The education secretary has objected to the idea that elite universities like Oxford and Cambridge should “tilt the system” to accept more pupils from public schools.
Nadhim Zahawi said that admissions should be based on merit and the focus should be on providing more outstanding schools.
His comments came after Cambridge University Vice-Chancellor Professor Stephen Toope told private schools to accept that they will take fewer students to Oxbridge in future.
Toope said the university would “welcome others” instead of telling private school students “we don’t want you.”
But Zahawi said it was the government’s job to reduce the achievement gap between the state and private sectors by increasing the quality of public schools.
“I think it should be based on merit and evidence,” Zahawi, who was promoted to his post in Boris Johnson’s cabinet reshuffle in 2021, told the Times.
“The thing to do is deliver great results for all children, wherever they live, and especially for our most disadvantaged children. That is why I am loosening the system towards those areas that have fewer excellent schools or outstanding good schools.
“You don’t create a system that people feel is fair and equitable somehow thinking there’s an easy fix. The best you can do is create schools in the state system that are as good as independent schools. what are we.
“I need to continue my journey to deliver more outstanding, high-performing schools. That is the correct strategy. I don’t want to say that really, let me agree that we’re not going to produce outstanding schools, so let me take the system away from kids that are performing.”
Zahawi told the newspaper that he wanted private schools to become more involved with the state sector, highlighting Eton College’s efforts in opening three state sixth courses in Dudley, Middlesbrough and Oldham to help pupils gain admission to Oxbridge.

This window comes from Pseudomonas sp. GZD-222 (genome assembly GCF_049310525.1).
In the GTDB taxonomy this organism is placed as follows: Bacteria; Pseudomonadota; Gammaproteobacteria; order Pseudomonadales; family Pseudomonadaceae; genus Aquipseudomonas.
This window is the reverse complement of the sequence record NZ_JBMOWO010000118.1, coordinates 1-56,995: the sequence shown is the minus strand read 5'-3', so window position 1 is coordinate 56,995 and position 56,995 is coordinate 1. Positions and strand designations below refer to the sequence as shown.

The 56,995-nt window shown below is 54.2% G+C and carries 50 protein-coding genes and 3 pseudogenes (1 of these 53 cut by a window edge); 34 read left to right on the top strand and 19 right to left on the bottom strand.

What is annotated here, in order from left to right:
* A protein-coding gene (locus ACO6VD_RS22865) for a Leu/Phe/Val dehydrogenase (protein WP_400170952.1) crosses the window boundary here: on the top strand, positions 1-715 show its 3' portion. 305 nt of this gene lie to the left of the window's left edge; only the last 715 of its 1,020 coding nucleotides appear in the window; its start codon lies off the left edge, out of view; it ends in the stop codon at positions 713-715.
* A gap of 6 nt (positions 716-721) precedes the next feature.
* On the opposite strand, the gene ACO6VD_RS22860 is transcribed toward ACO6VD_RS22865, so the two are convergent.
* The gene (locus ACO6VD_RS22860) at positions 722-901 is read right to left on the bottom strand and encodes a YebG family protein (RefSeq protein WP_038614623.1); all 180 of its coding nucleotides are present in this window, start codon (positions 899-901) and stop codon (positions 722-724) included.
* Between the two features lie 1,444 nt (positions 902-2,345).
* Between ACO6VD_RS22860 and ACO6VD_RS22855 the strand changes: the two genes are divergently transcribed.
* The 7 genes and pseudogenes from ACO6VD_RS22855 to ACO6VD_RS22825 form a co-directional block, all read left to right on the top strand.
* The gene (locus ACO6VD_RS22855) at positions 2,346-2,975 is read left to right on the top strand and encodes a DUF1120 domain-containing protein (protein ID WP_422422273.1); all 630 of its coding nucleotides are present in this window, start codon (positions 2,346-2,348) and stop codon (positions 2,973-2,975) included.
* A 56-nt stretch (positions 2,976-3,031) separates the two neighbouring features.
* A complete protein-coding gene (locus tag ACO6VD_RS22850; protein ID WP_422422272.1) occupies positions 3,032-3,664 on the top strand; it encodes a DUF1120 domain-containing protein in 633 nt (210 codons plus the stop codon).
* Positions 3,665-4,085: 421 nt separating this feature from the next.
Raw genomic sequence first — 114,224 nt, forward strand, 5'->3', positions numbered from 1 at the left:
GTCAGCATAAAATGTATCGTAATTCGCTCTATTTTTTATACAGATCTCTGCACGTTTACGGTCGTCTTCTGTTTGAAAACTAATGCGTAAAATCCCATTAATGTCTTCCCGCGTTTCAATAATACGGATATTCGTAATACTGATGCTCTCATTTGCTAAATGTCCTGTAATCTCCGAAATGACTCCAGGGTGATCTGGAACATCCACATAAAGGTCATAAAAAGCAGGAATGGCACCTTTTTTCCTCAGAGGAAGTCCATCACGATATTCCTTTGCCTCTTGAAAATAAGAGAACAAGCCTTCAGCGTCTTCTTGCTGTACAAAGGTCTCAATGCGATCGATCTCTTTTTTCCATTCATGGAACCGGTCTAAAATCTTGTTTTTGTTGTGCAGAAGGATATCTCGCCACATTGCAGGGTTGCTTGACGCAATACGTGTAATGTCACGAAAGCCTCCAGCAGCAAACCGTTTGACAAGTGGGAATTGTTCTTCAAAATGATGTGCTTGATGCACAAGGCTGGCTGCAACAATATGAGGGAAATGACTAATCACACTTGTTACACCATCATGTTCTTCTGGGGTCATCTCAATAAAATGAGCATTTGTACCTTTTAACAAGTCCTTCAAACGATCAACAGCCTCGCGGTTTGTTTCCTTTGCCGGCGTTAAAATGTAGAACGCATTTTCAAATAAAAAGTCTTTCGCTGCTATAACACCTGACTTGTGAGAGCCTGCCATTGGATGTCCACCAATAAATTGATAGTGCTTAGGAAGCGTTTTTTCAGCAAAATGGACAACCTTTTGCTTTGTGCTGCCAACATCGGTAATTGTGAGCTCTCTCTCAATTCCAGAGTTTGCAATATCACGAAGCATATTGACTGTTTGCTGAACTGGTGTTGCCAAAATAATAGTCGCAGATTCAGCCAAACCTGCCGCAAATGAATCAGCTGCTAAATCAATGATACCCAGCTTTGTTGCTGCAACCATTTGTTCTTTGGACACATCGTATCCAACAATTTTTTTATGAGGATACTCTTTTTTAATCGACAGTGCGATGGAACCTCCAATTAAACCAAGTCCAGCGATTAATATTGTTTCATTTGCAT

“If we all put aside our brand of tribalism and look at the evidence, we’re going to get great results for all kids,” he said. “If we do that, and I can prove over the next two and a half years that I’ve done my job right, then we will have made a real difference in the lives of children across the country.”
Toope told the Times in early May that his institution “would have to continue to make it very, very clear that we intend to reduce over time the number of people who come from independent schools in places like Oxford or Cambridge.
“Individual students who are talented, we would want them, but they will be competing against a larger and larger group because there are more students coming from public schools who see a potential place for them at Cambridge or Oxford or another Russell. group universities.
Universities minister Michelle Donelan said at the time: “It’s really important that young people with the desire and ability get into higher education, including top universities, but that’s only part of the hurdle. It’s about making sure they complete those courses.”